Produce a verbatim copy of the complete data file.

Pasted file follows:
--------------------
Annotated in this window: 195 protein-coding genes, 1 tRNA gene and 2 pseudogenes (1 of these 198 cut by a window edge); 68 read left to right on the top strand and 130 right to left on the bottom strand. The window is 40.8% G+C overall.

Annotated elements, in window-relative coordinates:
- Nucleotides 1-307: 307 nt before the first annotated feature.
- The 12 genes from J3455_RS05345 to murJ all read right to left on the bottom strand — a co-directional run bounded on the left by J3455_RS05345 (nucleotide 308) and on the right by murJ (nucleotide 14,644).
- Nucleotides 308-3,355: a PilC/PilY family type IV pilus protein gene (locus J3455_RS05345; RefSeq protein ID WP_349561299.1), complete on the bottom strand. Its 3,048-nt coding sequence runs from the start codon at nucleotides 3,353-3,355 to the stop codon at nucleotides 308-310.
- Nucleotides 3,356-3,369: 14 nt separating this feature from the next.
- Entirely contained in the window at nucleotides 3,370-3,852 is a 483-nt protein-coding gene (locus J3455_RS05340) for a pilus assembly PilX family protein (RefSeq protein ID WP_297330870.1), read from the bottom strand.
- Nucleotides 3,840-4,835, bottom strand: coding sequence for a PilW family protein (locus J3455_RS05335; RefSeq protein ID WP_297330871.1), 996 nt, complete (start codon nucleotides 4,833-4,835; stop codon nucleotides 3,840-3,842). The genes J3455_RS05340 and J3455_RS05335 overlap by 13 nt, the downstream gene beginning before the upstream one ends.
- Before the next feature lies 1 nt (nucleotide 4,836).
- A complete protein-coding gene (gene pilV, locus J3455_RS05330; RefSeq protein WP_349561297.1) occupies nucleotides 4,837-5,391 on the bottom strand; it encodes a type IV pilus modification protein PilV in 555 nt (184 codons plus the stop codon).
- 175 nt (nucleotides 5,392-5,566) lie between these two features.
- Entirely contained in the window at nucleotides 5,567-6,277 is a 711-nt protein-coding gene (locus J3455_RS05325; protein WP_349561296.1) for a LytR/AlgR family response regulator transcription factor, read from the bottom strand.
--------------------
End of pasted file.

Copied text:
Annotated in this window: 195 protein-coding genes, 1 tRNA gene and 2 pseudogenes (1 of these 198 cut by a window edge); 68 read left to right on the top strand and 130 right to left on the bottom strand. The window is 40.8% G+C overall.

Annotated elements, in window-relative coordinates:
- Nucleotides 1-307: 307 nt before the first annotated feature.
- The 12 genes from J3455_RS05345 to murJ all read right to left on the bottom strand — a co-directional run bounded on the left by J3455_RS05345 (nucleotide 308) and on the right by murJ (nucleotide 14,644).
- Nucleotides 308-3,355: a PilC/PilY family type IV pilus protein gene (locus J3455_RS05345; RefSeq protein ID WP_349561299.1), complete on the bottom strand. Its 3,048-nt coding sequence runs from the start codon at nucleotides 3,353-3,355 to the stop codon at nucleotides 308-310.
- Nucleotides 3,356-3,369: 14 nt separating this feature from the next.
- Entirely contained in the window at nucleotides 3,370-3,852 is a 483-nt protein-coding gene (locus J3455_RS05340) for a pilus assembly PilX family protein (RefSeq protein ID WP_297330870.1), read from the bottom strand.
- Nucleotides 3,840-4,835, bottom strand: coding sequence for a PilW family protein (locus J3455_RS05335; RefSeq protein ID WP_297330871.1), 996 nt, complete (start codon nucleotides 4,833-4,835; stop codon nucleotides 3,840-3,842). The genes J3455_RS05340 and J3455_RS05335 overlap by 13 nt, the downstream gene beginning before the upstream one ends.
- Before the next feature lies 1 nt (nucleotide 4,836).
- A complete protein-coding gene (gene pilV, locus J3455_RS05330; RefSeq protein WP_349561297.1) occupies nucleotides 4,837-5,391 on the bottom strand; it encodes a type IV pilus modification protein PilV in 555 nt (184 codons plus the stop codon).
- 175 nt (nucleotides 5,392-5,566) lie between these two features.
- Entirely contained in the window at nucleotides 5,567-6,277 is a 711-nt protein-coding gene (locus J3455_RS05325; protein WP_349561296.1) for a LytR/AlgR family response regulator transcription factor, read from the bottom strand.